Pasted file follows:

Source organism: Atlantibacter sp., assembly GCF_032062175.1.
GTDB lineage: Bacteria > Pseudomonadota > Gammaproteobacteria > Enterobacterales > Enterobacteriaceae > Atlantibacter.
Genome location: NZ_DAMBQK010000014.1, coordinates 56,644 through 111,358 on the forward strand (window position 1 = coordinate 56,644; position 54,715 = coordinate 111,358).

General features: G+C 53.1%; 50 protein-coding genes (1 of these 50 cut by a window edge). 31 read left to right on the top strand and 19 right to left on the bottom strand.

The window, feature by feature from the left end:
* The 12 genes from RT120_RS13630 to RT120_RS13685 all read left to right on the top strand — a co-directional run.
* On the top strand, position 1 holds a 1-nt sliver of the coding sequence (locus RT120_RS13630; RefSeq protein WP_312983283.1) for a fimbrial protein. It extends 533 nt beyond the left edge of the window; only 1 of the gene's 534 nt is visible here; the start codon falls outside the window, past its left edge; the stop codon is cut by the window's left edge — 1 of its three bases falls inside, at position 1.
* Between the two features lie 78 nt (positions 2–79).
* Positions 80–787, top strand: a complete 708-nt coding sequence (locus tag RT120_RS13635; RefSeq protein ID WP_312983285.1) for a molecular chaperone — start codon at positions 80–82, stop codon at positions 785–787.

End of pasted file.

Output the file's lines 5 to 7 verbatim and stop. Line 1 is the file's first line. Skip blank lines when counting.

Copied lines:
The window, feature by feature from the left end:
* The 12 genes from RT120_RS13630 to RT120_RS13685 all read left to right on the top strand — a co-directional run.
* On the top strand, position 1 holds a 1-nt sliver of the coding sequence (locus RT120_RS13630; RefSeq protein WP_312983283.1) for a fimbrial protein. It extends 533 nt beyond the left edge of the window; only 1 of the gene's 534 nt is visible here; the start codon falls outside the window, past its left edge; the stop codon is cut by the window's left edge — 1 of its three bases falls inside, at position 1.